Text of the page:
The study, published in the current issue of the Scandinavian Journal of Work, Environment and Health, examined data on more than 30,000 Canadians collected as part of Statistics Canada’s Survey of Labour and Income Dynamics and compared results between workers involved in different types of shift work from 1996-2006.
It shows that while the overall rate of work injuries in Canada decreased during this time, the rate of injuries did not decline for night shift workers.
The study also found that the risk of work injury associated with shift work was more pronounced for women, especially if they work rotating shifts.
“The disruption of normal sleep patterns due to shift work can cause drowsiness or fatigue, which can lead to workplace injuries,” says Imelda Wong, a PhD Candidate at UBC’s School of Environmental Health and the study’s lead author. “Our research shows that people working rotating and night shifts are more likely to experience an injury than those who work regular day hours.”
The researchers suggest that because women are more likely to be responsible for childcare and household work, they may have more difficulties adjusting to shift work and maintaining regular sleep schedules.
The number of Canadians working non-standard hours has increased dramatically in recent decades. The number of women in rotating and night shift work increased by 95 per cent during the study period, primarily in the health care sector. For men, the increase was 50 per cent, mostly in manufacturing and trades.
In 2006, 307,000 work-related injury claims associated with shift work represented more than $50.5 million in costs to Canada’s workers’ compensation system.
“As more and more workers become involved in non-daytime shift work, we may see an increase in injuries, especially among women,” says co-author Chris McLeod, a research associate at UBC’s Centre for Health Services and Policy Research (CHSPR). “Regulatory agencies and employers need to consider policies and programs to help reduce the risk of injuries among shift workers.”
The study was funded by the WorkSafeBC-CHSPR Research Partnership. WorkSafeBC is British Columbia’s workers’ compensation board. The third co-author of the study is Paul Demers, director of the Occupational Cancer Research Centre in Toronto and clinical faculty member at the UBC School of Population and Public Health.
The abstract for the study is available at http://www.sjweh.fi/show_abstract.php?abstract_id=3124
The UBC Centre for Health Services and Policy Research conducts independent, policy relevant research and graduate training, and is dedicated to fostering visionary research within a collaborative and innovative research environment. The Centre’s work engages and informs health policy and issues that matter to Canadians.
The WorkSafeBC-CHSPR Research Partnership aims to address current and emerging issues of work-related health in British Columbia. The Partnership conducts research that provides a unique and comprehensive portrait of the health and well being of workers, and helps support evidence-informed decision-making in the area of occupational health.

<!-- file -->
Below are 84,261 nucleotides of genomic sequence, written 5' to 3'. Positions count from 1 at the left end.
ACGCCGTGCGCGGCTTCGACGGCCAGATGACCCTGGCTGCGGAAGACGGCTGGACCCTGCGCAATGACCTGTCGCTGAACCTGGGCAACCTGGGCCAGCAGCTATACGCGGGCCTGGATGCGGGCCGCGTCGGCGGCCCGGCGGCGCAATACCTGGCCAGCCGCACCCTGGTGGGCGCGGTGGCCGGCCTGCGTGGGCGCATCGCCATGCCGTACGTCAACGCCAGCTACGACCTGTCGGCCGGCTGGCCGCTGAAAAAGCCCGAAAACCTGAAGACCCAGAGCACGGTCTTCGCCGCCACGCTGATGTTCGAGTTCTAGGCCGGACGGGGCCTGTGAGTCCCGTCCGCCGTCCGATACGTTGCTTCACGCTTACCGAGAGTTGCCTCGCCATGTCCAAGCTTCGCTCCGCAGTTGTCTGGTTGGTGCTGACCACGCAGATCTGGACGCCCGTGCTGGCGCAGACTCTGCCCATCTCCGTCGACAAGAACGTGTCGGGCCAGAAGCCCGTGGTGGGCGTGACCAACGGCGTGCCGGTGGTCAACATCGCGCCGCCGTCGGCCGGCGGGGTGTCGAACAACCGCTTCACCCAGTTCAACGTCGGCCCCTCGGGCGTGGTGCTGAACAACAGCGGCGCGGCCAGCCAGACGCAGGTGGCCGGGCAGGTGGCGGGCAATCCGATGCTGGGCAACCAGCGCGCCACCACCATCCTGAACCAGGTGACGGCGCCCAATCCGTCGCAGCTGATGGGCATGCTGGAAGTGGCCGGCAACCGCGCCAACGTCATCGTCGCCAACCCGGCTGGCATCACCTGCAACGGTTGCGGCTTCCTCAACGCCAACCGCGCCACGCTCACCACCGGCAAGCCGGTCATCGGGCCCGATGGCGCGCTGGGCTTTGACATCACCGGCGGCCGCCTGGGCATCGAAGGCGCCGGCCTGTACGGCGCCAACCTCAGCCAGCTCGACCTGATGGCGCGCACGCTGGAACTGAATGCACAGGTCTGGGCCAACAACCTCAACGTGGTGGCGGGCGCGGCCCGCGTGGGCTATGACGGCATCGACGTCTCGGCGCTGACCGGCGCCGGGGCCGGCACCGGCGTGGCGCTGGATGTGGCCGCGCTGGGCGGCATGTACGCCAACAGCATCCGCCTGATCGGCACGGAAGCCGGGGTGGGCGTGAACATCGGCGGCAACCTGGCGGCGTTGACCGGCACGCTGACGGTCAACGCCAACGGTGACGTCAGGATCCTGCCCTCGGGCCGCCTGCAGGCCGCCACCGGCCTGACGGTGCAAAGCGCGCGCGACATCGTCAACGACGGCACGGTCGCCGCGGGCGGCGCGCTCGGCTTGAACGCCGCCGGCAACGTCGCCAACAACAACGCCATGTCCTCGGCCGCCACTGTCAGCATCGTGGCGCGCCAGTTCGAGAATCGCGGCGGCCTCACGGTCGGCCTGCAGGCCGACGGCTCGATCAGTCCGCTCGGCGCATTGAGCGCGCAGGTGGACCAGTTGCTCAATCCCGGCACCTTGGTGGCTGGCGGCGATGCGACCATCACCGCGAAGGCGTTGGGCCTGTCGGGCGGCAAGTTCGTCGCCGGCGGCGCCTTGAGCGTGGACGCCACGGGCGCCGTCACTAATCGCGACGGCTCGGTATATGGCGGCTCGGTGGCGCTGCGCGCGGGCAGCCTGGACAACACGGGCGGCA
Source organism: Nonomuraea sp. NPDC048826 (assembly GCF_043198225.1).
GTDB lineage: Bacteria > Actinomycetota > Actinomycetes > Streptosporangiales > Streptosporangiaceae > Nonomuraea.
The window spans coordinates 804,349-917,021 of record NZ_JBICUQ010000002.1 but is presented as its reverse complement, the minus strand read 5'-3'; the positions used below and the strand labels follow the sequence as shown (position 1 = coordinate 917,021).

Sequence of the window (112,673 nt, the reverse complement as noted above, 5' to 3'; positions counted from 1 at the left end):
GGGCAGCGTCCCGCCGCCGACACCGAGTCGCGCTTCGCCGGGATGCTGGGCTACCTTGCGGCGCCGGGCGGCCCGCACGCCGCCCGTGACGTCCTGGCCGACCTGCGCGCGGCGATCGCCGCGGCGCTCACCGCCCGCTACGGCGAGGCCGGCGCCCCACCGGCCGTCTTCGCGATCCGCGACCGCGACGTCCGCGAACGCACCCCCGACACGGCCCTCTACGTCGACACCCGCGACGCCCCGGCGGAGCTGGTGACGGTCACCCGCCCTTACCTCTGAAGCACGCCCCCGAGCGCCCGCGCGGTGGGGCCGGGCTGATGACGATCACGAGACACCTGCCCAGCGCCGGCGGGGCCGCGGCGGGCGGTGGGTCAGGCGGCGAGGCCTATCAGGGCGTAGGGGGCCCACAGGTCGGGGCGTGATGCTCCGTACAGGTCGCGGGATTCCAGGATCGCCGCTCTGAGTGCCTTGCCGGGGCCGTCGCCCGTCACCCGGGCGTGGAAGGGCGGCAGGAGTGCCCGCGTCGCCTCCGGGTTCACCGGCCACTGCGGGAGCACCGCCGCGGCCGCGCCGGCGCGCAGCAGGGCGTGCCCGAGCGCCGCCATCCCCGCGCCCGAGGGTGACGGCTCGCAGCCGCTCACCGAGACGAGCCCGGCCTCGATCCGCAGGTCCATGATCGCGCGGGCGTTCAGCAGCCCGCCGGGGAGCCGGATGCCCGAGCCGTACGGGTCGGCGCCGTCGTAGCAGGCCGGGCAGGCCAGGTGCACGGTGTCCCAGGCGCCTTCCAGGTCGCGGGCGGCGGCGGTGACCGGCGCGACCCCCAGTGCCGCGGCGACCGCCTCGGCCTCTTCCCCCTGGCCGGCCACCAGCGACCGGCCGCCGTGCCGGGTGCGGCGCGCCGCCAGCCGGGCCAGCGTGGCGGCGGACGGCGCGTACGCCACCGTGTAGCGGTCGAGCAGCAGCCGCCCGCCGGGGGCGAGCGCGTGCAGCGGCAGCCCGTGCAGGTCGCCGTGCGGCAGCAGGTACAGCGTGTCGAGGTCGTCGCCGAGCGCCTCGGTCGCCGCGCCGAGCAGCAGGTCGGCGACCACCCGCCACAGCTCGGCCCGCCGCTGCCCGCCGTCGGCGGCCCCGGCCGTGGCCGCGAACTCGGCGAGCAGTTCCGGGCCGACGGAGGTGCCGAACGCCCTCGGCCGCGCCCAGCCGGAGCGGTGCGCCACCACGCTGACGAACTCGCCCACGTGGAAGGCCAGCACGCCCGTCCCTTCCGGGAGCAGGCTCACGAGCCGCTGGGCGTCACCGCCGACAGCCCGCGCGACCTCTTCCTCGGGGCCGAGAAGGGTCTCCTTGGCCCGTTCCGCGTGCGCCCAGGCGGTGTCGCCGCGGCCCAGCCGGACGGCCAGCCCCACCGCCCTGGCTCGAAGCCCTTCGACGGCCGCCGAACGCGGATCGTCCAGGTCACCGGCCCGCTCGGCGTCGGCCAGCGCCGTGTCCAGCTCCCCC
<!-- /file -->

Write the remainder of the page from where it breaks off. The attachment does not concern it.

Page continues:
Brian Lin | EurekAlert!
WAKE-UP provides new treatment option for stroke patients | International study led by UKE
17.05.2018 | Universitätsklinikum Hamburg-Eppendorf
First form of therapy for childhood dementia CLN2 developed
25.04.2018 | Universitätsklinikum Hamburg-Eppendorf
So-called quantum many-body scars allow quantum systems to stay out of equilibrium much longer, explaining experiment | Study published in Nature Physics
Recently, researchers from Harvard and MIT succeeded in trapping a record 53 atoms and individually controlling their quantum state, realizing what is called a...
The historic first detection of gravitational waves from colliding black holes far outside our galaxy opened a new window to understanding the universe. A...
A team led by Austrian experimental physicist Rainer Blatt has succeeded in characterizing the quantum entanglement of two spatially separated atoms by observing their light emission. This fundamental demonstration could lead to the development of highly sensitive optical gradiometers for the precise measurement of the gravitational field or the earth's magnetic field.
The age of quantum technology has long been heralded. Decades of research into the quantum world have led to the development of methods that make it possible...
Cardiovascular tissue engineering aims to treat heart disease with prostheses that grow and regenerate. Now, researchers from the University of Zurich, the Technical University Eindhoven and the Charité Berlin have successfully implanted regenerative heart valves, designed with the aid of computer simulations, into sheep for the first time.
Producing living tissue or organs based on human cells is one of the main research fields in regenerative medicine. Tissue engineering, which involves growing...
A team of scientists of the Max Planck Institute for the Structure and Dynamics of Matter (MPSD) at the Center for Free-Electron Laser Science in Hamburg investigated optically-induced superconductivity in the alkali-doped fulleride K3C60under high external pressures. This study allowed, on one hand, to uniquely assess the nature of the transient state as a superconducting phase. In addition, it unveiled the possibility to induce superconductivity in K3C60 at temperatures far above the -170 degrees Celsius hypothesized previously, and rather all the way to room temperature. The paper by Cantaluppi et al has been published in Nature Physics.
Unlike ordinary metals, superconductors have the unique capability of transporting electrical currents without any loss. Nowadays, their technological...
02.05.2018 | Event News
13.04.2018 | Event News
12.04.2018 | Event News
18.05.2018 | Power and Electrical Engineering
18.05.2018 | Information Technology
18.05.2018 | Information Technology